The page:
Peng Zhang is a tenured Full Professor of Electrical and Computer Engineering and a SUNY Empire Innovation Professor at Stony Brook University, New York, USA. He is an affiliated Professor of Computer Science and Applied Mathematics and Statistics at Stony Brook University. He graduated from Shandong University, Tsinghua University, and received the Ph.D. in Electrical Engineering at the University of British Columbia, Vancouver, BC, Canada. He was a System Planning Engineer at BC Hydro and Power Authority, Canada, during 2006-2010.

Prof. Zhang published over 200 journal and conference papers, technical reports and patents. He is the author of Networked Microgrids (2021, Cambridge University Press) and the editor of Microgrids: Theory and Practice (2024, Wiley-IEEE Press). In the past decade, he pioneered software-defined resilient power grid, and has been developing a series of technologies such as software-defined urban distribution network (SD2N), programmable microgrids, quantum-secure microgrids, and formal methods for microgrids/macrogrids.

Together with his collaborators and students, Prof. Zhang pioneered a series of quantum computing, quantum security, quantum networking and quantum machine learning algorithms that have been successfully implemented on today’s noisy intermediate-scale quantum computers to solve challenging power system problems. Prof. Zhang and his team have been building an AI-operated programmable platform that integrates various deep neural network frameworks, reachability analysis, formal control, and runtime assurance technologies to enable scalable, self-protecting, autonomic and provably resilient power grids and microgrids. When he was a Performance Planning Engineer at BC Hydro in Canada, he planned, designed, and commissioned British Columbia’s first large wind farm Bear Mountain Wind Project and provided planning services to multiple large wind generation projects with a total capacity of two gigawatts.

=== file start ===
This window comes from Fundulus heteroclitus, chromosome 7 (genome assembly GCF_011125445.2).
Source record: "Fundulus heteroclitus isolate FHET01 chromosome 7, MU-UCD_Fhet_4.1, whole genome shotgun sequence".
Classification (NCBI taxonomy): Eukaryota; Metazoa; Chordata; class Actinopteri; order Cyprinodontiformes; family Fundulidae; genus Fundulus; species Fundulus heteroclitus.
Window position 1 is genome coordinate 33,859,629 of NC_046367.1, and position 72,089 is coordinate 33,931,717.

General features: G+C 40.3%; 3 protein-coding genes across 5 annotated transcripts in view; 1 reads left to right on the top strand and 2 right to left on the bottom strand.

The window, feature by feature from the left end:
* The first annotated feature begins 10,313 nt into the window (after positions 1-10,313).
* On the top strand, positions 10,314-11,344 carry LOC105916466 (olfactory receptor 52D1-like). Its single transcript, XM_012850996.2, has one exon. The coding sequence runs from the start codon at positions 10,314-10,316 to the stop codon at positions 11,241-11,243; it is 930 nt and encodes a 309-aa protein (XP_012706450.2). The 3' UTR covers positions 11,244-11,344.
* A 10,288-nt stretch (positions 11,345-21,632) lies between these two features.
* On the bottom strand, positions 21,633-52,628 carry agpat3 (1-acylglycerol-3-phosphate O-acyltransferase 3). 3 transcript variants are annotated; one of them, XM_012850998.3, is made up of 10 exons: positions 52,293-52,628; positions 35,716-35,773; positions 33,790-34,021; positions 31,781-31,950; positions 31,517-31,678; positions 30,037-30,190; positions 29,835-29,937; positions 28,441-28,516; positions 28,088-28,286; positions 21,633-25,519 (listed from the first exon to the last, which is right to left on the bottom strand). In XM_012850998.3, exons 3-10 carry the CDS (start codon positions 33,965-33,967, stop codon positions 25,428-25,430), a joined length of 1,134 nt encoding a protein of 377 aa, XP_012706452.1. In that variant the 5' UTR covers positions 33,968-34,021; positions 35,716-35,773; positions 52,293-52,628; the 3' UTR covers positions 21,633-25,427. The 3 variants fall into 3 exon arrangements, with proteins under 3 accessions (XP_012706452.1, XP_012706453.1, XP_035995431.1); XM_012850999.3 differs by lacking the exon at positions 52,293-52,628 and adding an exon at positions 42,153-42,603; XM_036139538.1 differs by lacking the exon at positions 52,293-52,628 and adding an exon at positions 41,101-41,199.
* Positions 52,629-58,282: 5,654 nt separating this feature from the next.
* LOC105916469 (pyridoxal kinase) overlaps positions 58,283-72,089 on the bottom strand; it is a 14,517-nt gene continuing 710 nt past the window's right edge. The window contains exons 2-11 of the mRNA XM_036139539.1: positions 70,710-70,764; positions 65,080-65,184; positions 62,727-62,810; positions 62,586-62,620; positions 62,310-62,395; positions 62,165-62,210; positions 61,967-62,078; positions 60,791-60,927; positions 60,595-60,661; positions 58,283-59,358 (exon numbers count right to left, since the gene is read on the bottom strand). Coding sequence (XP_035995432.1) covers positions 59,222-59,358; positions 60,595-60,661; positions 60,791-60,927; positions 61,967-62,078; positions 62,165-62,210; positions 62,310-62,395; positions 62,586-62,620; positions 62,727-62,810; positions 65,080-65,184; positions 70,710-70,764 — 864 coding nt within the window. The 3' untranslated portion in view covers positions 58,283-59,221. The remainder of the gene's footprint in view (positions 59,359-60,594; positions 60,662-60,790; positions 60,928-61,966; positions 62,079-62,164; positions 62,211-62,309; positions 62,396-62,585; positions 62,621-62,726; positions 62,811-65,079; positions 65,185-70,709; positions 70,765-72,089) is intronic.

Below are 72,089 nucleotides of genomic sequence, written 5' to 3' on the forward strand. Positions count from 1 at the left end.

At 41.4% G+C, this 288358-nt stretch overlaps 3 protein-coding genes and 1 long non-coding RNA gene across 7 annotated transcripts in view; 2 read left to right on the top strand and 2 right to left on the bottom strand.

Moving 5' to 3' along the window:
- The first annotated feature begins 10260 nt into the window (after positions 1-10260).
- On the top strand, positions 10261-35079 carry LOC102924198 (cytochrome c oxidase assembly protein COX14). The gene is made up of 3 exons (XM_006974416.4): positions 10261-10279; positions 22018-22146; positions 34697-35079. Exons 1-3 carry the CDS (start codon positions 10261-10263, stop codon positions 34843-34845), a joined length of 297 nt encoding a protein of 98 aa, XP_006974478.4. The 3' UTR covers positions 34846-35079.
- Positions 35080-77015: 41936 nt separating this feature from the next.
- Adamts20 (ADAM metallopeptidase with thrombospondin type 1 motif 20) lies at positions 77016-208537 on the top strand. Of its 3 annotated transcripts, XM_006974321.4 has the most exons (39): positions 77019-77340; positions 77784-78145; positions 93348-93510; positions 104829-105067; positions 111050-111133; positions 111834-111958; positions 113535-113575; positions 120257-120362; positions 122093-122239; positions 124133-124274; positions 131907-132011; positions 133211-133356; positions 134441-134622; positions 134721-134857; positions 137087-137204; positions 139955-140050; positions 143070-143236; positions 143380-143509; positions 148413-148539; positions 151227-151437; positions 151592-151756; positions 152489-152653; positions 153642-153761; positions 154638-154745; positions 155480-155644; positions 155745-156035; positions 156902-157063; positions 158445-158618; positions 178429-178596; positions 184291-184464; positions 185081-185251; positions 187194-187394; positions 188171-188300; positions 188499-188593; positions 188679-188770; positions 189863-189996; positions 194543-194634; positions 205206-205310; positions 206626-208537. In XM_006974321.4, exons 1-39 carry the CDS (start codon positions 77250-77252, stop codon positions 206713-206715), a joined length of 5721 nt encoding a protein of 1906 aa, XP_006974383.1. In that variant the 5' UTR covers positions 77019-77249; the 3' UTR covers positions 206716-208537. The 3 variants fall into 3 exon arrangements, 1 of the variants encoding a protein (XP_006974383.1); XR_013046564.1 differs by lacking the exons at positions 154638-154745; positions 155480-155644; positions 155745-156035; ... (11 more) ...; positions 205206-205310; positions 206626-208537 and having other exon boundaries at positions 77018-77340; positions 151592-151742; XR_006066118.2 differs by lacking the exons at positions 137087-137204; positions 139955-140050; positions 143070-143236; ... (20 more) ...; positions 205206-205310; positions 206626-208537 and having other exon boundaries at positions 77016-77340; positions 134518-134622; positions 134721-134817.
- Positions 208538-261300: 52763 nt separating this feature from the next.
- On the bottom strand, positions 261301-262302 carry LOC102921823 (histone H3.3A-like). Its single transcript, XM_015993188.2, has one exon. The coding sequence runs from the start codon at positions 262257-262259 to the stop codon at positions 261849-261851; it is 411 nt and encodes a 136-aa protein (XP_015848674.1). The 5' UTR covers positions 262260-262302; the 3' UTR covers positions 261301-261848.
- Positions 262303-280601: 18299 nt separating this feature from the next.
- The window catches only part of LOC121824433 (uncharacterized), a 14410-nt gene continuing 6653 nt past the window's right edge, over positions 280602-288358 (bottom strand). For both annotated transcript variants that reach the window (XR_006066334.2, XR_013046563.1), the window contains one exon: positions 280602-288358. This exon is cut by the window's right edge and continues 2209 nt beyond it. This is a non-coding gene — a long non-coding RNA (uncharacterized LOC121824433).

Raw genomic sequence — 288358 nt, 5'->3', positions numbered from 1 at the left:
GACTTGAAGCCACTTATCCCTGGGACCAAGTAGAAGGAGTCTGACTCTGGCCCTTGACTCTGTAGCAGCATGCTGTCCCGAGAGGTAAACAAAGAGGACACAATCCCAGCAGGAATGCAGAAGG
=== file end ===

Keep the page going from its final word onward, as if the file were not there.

Prof. Zhang received a 2018 IEEE Region 1 Technological Innovation Award for leadership and contributions in the areas of microgrids, smart communities and cities, cyber-physical security and smart ocean systems, an Outstanding Engineer Award, IEEE Connecticut Section, and an Outstanding Young Engineer Award, IEEE Long Island Section for contributions to reliable and secure distributed energy resources and microgrids. He also received the 2018 Excellence in Energy Award by Connecticut Power & Energy Society for shaping the renewable energy landscape. He was an Outstanding Associate Editor for the IEEE Transactions on Power Systems.